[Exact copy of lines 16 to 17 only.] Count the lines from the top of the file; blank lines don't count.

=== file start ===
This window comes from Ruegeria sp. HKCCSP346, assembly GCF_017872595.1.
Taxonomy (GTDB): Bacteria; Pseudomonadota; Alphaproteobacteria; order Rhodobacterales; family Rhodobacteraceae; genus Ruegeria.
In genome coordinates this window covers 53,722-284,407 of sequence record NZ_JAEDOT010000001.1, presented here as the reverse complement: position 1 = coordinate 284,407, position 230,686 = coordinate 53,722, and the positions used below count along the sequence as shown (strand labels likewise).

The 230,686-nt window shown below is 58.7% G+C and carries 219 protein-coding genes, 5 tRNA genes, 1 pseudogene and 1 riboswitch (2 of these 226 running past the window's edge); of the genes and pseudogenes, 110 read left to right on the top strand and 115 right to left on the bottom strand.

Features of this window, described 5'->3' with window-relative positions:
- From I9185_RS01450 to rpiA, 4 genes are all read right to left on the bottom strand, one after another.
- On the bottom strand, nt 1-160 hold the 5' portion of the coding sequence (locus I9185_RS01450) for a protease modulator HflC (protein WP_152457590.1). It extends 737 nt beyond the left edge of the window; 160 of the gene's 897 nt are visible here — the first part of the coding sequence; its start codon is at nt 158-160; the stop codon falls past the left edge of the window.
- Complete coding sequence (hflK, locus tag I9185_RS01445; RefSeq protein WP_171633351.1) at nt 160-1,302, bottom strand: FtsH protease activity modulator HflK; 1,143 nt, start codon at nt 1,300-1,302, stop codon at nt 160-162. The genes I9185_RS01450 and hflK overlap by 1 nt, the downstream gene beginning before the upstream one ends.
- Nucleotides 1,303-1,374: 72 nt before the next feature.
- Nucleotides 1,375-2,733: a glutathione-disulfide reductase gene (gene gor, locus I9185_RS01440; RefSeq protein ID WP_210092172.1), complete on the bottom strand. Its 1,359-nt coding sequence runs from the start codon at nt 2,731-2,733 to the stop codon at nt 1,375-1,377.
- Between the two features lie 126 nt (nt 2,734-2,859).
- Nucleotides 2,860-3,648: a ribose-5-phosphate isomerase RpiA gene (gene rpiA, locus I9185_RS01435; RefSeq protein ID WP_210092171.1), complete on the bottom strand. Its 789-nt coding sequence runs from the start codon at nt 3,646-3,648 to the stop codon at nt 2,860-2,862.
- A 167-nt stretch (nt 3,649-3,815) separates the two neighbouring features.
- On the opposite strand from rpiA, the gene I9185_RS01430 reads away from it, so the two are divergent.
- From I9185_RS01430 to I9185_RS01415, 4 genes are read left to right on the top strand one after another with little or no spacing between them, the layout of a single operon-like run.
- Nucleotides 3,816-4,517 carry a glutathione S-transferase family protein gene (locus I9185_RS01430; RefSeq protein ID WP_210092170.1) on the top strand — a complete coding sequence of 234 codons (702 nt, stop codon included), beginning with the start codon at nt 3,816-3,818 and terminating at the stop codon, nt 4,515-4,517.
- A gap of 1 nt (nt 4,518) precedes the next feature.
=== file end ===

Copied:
- Nucleotides 3,816-4,517 carry a glutathione S-transferase family protein gene (locus I9185_RS01430; RefSeq protein ID WP_210092170.1) on the top strand — a complete coding sequence of 234 codons (702 nt, stop codon included), beginning with the start codon at nt 3,816-3,818 and terminating at the stop codon, nt 4,515-4,517.
- A gap of 1 nt (nt 4,518) precedes the next feature.